In the second game of the second round playoff matchup between Phoenix and L.A., the favored Lakers trailed at home by one point. Giving the 21-year-old Bryant the ball in an isolation, Kobe made a hanging, double-clutch jumpshot over the stifling defense of Jason Kidd with 2.6 seconds to play.
The shot would give Los Angeles a 2-0 series lead on its way to the NBA Finals.
3. May 12, 2002: Los Angeles Lakers at San Antonio Spurs
With the longest postseason road winning streak on the line, Kobe Bryant would come up big in the fourth quarter.
Having scored 16 points entering the final stanza, Kobe would make sure to go out with a bang. On his way to a 12-point fourth quarter, Kobe would make two three-pointers to tie the game before entering a final possession with an opportunity to go for the win.
As Kobe made his move with the game winding down, he dribbled the ball off of his foot. Derek Fisher, after rescuing the ball from going out of bounds, was forced to shoot as the shot clock expired. He missed, and it seemed that Kobe had failed in the clutch for L.A.
Seemingly out of nowhere, Kobe Bryant would appear in the lane to make a spectacular one-handed rebound of Fisher's miss. Following it in with 5.1 seconds to play, Kobe would give Los Angeles an 87-85 victory, and extend the team's playoff road winning streak to 11 games.
2. April 30, 2006: Phoenix Suns at Los Angeles Lakers
Entering the 2006 Playoffs, the Los Angeles Lakers were major underdogs. They had finished as the seventh seed in the Western Conference, on the back of Kobe Bryant's sensational individual play.
Despite their underdog status, L.A. had taken Game Two in Phoenix and Game Three in Los Angeles. With this 2-1 series advantage in hand, the Lakers seemed poised to take Game Four. However, Phoenix would take a two-point lead into the final seconds.
With a two-point lead, Phoenix inbounded to Steve Nash, hoping that the league's best free throw shooter would get fouled.
Smush Parker had other ideas besides fouling. Parker stole the ball from Nash, and advanced it ahead to Devean George, who would find Kobe Bryant streaking to the basket for a looping, teardrop layup with seven-tenths of a second to play.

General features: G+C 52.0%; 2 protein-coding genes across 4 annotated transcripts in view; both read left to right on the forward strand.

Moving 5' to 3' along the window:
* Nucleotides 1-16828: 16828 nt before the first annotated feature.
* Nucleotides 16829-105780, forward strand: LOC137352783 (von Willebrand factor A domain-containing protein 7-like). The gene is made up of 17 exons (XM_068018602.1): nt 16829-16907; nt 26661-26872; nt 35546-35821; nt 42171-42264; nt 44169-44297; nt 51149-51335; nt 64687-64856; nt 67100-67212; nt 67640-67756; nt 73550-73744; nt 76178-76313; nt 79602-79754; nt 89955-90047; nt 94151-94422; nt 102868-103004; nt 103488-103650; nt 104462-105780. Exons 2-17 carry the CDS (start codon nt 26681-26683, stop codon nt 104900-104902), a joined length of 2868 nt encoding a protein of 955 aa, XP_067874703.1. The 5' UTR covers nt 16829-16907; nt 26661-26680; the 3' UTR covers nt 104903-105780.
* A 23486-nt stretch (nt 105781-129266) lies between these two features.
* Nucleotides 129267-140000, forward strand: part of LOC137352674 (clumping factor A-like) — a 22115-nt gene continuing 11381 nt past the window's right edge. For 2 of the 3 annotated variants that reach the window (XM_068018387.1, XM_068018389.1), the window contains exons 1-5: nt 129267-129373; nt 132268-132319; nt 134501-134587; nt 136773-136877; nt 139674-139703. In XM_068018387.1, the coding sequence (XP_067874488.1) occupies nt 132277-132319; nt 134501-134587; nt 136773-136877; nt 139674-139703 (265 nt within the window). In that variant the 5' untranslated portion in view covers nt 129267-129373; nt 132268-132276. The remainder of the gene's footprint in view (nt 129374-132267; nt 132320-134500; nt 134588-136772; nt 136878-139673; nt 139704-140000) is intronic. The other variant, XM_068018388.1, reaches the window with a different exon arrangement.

In overtime, the Suns would take a one point advantage into the final seconds of play. Again inbounding to Nash, the Suns were confident that their leader could end the game for them at the line.
This time, however, Luke Walton would make the play. Tying up Nash for a jump ball, Walton had given L.A. a final chance.
Walton easily won the tip over Nash, and the ball went to Kobe Bryant. With the clock winding under five seconds, Kobe dribbled inside the three-point line, and fire his jumper over Boris Diaw. Entering the basket as the buzzer sounded, the shot sent the Staples Center into a frenzy.
1. June 8, 2004: Detroit Pistons at Los Angeles Lakers
Having been shockingly upset in Game 1 of the 2004 NBA Finals, the Los Angeles Lakers desperately needed a victory on their home court.
Despite playing significantly better than in Game One, the Lakers still trailed by three in the final seconds. On a set play to get the ball to Kobe, Shaquille O'Neal and Luke Walton managed to combine to find the star guard.
Playing one-on-one with Richard Hamilton, Kobe sized up the Piston guard. After getting his balance, he rose up from far beyond the three point line and drilled the shot with 2.1 seconds remaining. In the overtime period, Bryant continued his dominance, scoring two baskets and assisting on two others by Shaquille O'Neal.
While Bryant's heroics in the 99-91 Laker victory were eventually all for naught, they were absolutely massive in the context of the situation. Had L.A. lost both games on its home floor, the series would have effectively been over. By winning the game by himself, Kobe Bryant gave the Lakers an opportunity that they eventually failed to capitalize on.